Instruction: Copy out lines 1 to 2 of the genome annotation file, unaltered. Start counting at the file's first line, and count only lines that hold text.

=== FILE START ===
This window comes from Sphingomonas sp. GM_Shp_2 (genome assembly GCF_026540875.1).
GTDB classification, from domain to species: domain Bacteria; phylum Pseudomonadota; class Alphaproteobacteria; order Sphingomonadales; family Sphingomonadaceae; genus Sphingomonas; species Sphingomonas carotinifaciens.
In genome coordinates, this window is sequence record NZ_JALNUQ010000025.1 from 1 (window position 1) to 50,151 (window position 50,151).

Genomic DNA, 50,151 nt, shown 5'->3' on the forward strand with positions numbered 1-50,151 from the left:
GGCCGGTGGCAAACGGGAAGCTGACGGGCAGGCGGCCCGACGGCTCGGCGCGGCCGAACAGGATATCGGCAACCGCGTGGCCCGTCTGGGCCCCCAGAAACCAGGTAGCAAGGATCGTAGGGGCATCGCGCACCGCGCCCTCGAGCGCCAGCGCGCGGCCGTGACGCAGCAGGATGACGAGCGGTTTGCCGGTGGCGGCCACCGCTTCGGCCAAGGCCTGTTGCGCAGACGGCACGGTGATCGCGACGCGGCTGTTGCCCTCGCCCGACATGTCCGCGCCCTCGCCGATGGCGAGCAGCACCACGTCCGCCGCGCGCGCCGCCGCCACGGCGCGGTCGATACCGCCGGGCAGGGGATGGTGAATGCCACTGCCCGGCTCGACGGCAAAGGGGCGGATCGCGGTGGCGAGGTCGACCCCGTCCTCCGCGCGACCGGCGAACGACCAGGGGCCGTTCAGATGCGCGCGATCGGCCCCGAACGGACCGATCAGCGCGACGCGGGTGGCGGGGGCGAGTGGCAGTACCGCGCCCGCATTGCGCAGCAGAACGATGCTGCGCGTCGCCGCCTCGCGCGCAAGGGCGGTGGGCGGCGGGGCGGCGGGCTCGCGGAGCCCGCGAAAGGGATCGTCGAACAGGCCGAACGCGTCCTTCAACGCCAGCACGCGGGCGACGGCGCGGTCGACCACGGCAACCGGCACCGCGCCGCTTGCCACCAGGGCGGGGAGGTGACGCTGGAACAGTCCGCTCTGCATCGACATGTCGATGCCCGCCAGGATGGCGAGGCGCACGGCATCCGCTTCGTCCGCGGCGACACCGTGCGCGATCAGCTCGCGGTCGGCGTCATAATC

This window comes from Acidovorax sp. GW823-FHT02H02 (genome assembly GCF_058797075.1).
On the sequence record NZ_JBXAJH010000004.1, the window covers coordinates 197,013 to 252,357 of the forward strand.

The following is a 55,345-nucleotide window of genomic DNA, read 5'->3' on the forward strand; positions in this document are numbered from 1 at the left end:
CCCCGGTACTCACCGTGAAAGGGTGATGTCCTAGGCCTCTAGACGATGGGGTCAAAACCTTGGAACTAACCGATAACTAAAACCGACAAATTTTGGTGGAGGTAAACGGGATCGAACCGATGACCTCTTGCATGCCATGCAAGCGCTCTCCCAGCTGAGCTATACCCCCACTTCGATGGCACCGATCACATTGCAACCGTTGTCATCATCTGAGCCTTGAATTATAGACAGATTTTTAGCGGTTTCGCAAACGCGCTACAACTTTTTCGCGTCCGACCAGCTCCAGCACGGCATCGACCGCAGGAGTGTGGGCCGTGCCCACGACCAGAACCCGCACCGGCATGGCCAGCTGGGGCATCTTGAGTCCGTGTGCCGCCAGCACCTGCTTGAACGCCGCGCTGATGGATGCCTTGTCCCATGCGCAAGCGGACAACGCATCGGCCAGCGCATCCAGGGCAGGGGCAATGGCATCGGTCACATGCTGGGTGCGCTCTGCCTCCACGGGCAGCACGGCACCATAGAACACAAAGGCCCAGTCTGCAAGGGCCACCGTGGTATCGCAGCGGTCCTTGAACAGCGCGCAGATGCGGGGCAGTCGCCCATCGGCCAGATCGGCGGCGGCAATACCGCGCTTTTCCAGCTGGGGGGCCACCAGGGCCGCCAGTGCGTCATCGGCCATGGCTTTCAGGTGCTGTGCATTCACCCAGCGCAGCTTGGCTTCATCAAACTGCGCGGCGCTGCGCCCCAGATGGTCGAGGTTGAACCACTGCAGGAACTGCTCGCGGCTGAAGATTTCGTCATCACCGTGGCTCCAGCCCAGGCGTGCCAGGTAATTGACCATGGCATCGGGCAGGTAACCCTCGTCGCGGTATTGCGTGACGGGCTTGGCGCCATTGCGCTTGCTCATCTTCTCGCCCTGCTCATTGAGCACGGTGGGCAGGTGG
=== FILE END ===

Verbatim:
This window comes from Sphingomonas sp. GM_Shp_2 (genome assembly GCF_026540875.1).
GTDB classification, from domain to species: domain Bacteria; phylum Pseudomonadota; class Alphaproteobacteria; order Sphingomonadales; family Sphingomonadaceae; genus Sphingomonas; species Sphingomonas carotinifaciens.